A hard won lesson on investing

I started saving for my retirement in 1991 because my employer offered matching contributions. Matching money is free money so I saved exactly as much as they would match. Since I started at $7/hr, two percent of my check was about $6 per week. It’s a trifling amount but when I quit to found MichWeb 3 years later, I had saved about $900.

I paid no attention to that account until Kysor was acquired a couple years later. I was forced to roll over my retirement account and the dollar value was quite surprising. I had invested $900, the company match had kicked in another $900, and over 5 years it had grown to around $5,000. I invested for the match but learned a valuable lesson on leveraging compound interest.

Years later I read a book by Peter Lynch. One of his most famous bits of investing advice is, “buy what you know.” Instead of taking the advice of Wall Street or your neighbor, invest in companies whose products you are familiar with. If you eat Cheerios every morning, General Mills might be a good stock for you. If you ride a hog, Harley Davidson might be a great choice.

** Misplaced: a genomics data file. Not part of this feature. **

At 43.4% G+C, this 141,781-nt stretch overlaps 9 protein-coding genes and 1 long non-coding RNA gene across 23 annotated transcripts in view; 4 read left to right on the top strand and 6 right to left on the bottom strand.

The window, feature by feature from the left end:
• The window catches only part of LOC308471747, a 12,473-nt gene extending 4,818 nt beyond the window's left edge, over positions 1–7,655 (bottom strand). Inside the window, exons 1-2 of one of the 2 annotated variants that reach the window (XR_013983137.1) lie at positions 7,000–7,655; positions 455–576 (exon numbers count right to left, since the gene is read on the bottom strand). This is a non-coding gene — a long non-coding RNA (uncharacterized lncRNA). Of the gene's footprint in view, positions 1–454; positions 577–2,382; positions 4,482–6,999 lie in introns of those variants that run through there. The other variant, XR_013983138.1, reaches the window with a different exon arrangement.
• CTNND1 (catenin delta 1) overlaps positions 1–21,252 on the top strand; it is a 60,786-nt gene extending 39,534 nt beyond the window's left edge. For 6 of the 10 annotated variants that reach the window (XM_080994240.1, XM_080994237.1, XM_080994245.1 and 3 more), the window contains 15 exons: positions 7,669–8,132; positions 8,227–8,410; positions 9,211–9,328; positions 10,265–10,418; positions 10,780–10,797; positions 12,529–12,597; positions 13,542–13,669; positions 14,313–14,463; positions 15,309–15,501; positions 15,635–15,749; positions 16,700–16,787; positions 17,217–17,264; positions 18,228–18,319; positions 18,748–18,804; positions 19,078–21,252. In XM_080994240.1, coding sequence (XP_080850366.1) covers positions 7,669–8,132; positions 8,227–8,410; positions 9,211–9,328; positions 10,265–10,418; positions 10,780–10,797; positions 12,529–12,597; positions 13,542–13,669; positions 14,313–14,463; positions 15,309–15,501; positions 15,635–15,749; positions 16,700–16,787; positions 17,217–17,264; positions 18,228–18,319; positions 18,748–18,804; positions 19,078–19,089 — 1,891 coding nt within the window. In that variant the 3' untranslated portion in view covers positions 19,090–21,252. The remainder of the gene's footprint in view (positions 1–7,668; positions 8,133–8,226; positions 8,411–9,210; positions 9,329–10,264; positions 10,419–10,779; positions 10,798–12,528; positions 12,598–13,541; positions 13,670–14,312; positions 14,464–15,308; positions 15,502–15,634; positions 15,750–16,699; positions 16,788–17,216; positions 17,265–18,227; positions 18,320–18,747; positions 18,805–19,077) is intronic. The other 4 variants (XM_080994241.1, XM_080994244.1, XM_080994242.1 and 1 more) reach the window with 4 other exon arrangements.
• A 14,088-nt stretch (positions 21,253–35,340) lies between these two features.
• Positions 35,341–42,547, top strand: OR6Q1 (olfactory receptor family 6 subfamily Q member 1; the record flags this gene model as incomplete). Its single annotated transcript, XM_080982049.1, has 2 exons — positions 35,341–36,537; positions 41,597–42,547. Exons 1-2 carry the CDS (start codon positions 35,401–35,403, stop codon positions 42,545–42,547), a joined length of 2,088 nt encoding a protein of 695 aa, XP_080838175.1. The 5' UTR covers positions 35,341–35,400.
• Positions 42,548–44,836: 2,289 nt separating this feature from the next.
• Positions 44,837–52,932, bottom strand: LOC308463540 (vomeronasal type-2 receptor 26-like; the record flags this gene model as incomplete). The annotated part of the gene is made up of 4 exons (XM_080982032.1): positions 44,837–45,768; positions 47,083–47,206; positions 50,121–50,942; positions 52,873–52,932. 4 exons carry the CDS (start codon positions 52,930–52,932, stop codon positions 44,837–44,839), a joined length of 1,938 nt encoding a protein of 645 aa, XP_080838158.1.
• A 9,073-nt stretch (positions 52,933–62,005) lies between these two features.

I know AAPL because of my familiarity with their products. For several years, I got into the habit of buying their stock at $15 and selling at $25. That was fun until one day I sold and the stock never came back down! After months of waiting, I bought back at (gulp) double the price I had sold at. This brings me to my hardest won lesson on investing: every notable error I’ve made investing was a sale. Over all, I’d be better off if I had never sold anything.

I ran the numbers to answer a nagging question, “How much more would we have in our retirement accounts if I had never sold AAPL stock?” $15,950. Tomorrow, that number will be even bigger.

One Comment

  1. I feel your pain. I bought $5000 of AAPL when it was $40/share and then sold it a year later for about $70/share. A nice little profit. But had I hung on to it, today that $5K would be worth so much more…

    Oh well, I wonder how much I would have made had I hung on to my MichWeb stock. Young and foolish and needing money often go hand in hand with dumb decisions.

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